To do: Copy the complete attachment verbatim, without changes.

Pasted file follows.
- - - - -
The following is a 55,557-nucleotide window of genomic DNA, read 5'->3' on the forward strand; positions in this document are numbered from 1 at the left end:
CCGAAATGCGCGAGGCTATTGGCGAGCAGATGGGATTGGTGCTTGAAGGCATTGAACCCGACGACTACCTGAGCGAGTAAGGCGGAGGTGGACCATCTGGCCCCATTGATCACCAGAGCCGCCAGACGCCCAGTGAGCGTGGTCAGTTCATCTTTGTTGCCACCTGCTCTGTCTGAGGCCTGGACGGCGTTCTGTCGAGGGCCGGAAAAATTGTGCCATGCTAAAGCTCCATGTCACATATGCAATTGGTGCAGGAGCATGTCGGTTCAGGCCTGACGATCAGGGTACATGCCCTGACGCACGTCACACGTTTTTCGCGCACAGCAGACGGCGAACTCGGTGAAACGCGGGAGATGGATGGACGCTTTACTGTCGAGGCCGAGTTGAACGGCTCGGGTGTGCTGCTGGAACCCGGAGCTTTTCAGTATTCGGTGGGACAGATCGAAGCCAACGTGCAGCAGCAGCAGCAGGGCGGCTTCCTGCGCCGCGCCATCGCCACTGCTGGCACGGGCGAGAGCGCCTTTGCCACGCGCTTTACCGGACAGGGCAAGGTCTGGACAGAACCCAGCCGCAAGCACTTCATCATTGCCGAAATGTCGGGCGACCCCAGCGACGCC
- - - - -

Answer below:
The following is a 55,557-nucleotide window of genomic DNA, read 5'->3' on the forward strand; positions in this document are numbered from 1 at the left end:
CCGAAATGCGCGAGGCTATTGGCGAGCAGATGGGATTGGTGCTTGAAGGCATTGAACCCGACGACTACCTGAGCGAGTAAGGCGGAGGTGGACCATCTGGCCCCATTGATCACCAGAGCCGCCAGACGCCCAGTGAGCGTGGTCAGTTCATCTTTGTTGCCACCTGCTCTGTCTGAGGCCTGGACGGCGTTCTGTCGAGGGCCGGAAAAATTGTGCCATGCTAAAGCTCCATGTCACATATGCAATTGGTGCAGGAGCATGTCGGTTCAGGCCTGACGATCAGGGTACATGCCCTGACGCACGTCACACGTTTTTCGCGCACAGCAGACGGCGAACTCGGTGAAACGCGGGAGATGGATGGACGCTTTACTGTCGAGGCCGAGTTGAACGGCTCGGGTGTGCTGCTGGAACCCGGAGCTTTTCAGTATTCGGTGGGACAGATCGAAGCCAACGTGCAGCAGCAGCAGCAGGGCGGCTTCCTGCGCCGCGCCATCGCCACTGCTGGCACGGGCGAGAGCGCCTTTGCCACGCGCTTTACCGGACAGGGCAAGGTCTGGACAGAACCCAGCCGCAAGCACTTCATCATTGCCGAAATGTCGGGCGACCCCAGCGACGCC